• Tessa Floreano

Reveling in mental flâneurie

Updated: Jan 5


Meme of mental flaneurie


Occasionally when I get together with my weekly writer group, talk turns to aimless meanderings. Over tea, coffee, or cocktails, and always snacks, we discuss family, work, politics, books we like and recommend, and so on. Eventually we get to discussing our writing. The time it took to get to the writing, which I thought was the main reason we usually met, used to bother me. Not so much these days.


I used to think we had to make the most of the time we set aside from our family responsibilities and really focus our efforts on the "important" work of our writing. In part, because there are more than a half dozen of us now at these weekly gatherings and I often fret that not everyone will get a turn at being heard or their work discussed. I was wrong. Time expands for us and no one is left behind or unheard.


What I've learned in the 3+ years we've all been together—many of us first meeting in the same writing class—or anytime I congregate with other writers, is that there's much to gain while reveling in mental flâneurie. "Mental flâneurie" is a term coined by Siddhartha Deb in A Novella That Ticks Like a Bomb, his recent The Paris Review article (June 26, 2019). He begins his article by describing "...an afternoon of wandering conversation...of freewheeling hours...that the Bengalis call adda..." and how this loose time among friends "...makes no concessions to modernity's iron cage of productivity and self-improvement..." though, to Deb at least, they still prove useful. I sat with that for a bit; its impact on me, profound. Whiling away time can be useful. How 'bout that?


Many times, I've said productivity is in my DNA. Anyone who knows me well will attest to this affliction. Even today, when my mother calls me on the telephone, her first question is never, "How are you?" Rather disconcertingly though familiarly, it is, "What are you doing?" As if my life is based on my human doing-ness versus my being-ness. There's even a meme about human beings versus human doings. I can relate.


My friend recently gave me Marlee Grace's book, How to Not Always Be Working: A toolkit for creativity and radical self-care. "Part workbook, part advice manual, part love letter," Grace's book is helping me focus on how to get the best use of my time. The jury is still out on exactly what that looks like for me, yet I feel like I'm getting closer. The book has helped, and if one friend can recognize how I wrestle with myself, what does that tell me about how I am dealing with my struggle? It means I still have work to do. But not that kind, if you know what I mean.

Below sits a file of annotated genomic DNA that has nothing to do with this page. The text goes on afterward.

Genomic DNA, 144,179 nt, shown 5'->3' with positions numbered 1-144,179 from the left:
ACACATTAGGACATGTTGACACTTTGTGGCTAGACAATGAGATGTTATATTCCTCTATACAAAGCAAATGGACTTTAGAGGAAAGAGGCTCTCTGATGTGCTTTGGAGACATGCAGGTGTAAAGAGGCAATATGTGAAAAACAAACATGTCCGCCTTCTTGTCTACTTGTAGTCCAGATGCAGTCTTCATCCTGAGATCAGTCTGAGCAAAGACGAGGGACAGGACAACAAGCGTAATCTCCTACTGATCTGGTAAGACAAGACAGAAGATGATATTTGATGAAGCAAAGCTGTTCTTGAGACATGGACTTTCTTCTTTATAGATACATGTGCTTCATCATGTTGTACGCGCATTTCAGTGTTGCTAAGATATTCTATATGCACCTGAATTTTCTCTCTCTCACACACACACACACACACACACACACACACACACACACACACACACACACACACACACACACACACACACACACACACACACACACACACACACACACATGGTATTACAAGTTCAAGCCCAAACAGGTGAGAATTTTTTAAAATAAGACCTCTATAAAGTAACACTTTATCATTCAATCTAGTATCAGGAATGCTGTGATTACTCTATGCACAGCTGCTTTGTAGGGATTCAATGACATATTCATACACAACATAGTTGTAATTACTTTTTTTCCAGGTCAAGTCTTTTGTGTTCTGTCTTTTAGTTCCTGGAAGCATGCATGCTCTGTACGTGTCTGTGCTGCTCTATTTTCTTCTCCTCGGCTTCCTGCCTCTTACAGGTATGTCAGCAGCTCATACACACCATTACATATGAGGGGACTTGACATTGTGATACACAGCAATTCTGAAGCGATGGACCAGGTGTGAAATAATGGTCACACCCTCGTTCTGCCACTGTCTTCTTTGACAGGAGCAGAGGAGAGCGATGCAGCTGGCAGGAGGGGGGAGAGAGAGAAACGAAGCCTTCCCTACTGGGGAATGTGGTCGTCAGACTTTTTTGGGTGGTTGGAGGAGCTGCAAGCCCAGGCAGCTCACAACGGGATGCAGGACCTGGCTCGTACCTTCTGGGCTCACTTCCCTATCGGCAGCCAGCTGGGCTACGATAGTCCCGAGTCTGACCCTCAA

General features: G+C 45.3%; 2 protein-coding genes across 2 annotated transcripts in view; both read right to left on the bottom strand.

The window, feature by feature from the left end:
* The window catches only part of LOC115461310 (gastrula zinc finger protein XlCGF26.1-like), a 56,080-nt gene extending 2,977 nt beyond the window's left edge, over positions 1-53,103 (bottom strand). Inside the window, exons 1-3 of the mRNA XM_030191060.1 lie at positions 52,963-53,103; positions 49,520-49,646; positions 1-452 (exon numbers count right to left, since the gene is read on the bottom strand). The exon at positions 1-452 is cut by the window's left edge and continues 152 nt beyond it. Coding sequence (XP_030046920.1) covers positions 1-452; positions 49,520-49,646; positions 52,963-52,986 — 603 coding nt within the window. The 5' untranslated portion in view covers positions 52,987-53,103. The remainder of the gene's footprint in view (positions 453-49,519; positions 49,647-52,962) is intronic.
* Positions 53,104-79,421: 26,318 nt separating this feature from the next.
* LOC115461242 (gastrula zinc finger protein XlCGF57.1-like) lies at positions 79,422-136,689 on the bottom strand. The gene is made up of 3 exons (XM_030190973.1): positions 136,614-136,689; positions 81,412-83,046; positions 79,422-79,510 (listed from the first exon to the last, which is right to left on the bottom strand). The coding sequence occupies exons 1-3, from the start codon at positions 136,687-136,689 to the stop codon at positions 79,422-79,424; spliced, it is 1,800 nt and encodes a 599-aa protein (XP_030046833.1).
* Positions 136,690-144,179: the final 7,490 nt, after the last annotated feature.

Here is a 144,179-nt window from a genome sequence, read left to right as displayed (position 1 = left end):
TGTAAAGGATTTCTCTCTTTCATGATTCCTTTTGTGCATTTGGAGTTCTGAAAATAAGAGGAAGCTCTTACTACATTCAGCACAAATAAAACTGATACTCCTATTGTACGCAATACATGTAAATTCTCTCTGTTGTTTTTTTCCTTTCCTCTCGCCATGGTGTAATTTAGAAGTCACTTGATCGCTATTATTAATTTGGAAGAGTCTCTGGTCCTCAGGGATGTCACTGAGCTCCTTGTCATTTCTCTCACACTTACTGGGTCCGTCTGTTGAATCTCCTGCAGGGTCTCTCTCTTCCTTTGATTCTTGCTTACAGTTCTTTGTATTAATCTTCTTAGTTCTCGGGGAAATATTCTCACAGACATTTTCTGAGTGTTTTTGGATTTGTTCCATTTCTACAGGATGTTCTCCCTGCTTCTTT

Much has been written about how busy and overworked Americans are, and though I am Italian and Canadian by birth and citizenship, I am "pseudo-American" (as my American husband likes to call it) because I live and work in the U.S. Mix together my Friulian heritage of stubbornness and hard work with the American culture of constant hamster-wheel work ethic, you get, well, me. A woman who writes and thinks about writing all the time, and only in her middle age, is learning to embrace "Idyllwild Days"—my version of Deb's mental flâneurie and the Bengali's adda. To my knowledge, the Italians don't have a similar word in their vocabulary to the French's "flâneurie." The closest we come to is a "vagabondare", but that doesn't fit me or what I experience in the lead up to my weekly writer gatherings. Perhaps flâneurie is a word that's lost in translation? No, too easy.


We Italians have "fare una passegiatta", which is more than just a phrase about walking. According to Clare Speak and how I was brought up, it's an "art form." On the surface, it's a time-honored walking tradition that occurs after dinner and is believed to aid digestion. However, if you've ever heard the phrase, fare la bella figura, you know there's more to it. You will understand that a passegiatta is not just about a stroll around town, in the piazza, or along a seaside promenade. It's about being seen, and in your Sunday best, too. Even when walking leisurely, the Italians have to put a spin on it; the Friulians, it's more like an event, a spectacle.


The concept of looking good (bella figura) is ingrained in Italian culture. For Friulians (those people in the northeast corner of Italy where my ancestors hail on both sides), I believe it is part of their "hard-working people" identity. They can't be "seen" to be "lazy." That would be unforgivable; practically a sin and worthy of confession.


Add the intent behind the Italian bella figura and passegiatta to the American concept of 24/7/365 productivity, what do you get? A writer struggling to set aside cultural preconceptions and accept mental flâneurie as one of the BEST tools in her creativity toolbox. It takes patience to change one's ways. I remind myself I didn't get this way overnight so cut myself some slack. The struggle lessens everyday as I honor the pauses. Thanks to the many meandering conversations with writer friends—my comfort and sustenance—I adda* get there one day soon.


*With apologies to the Bengali people for adapting your word to fit my humor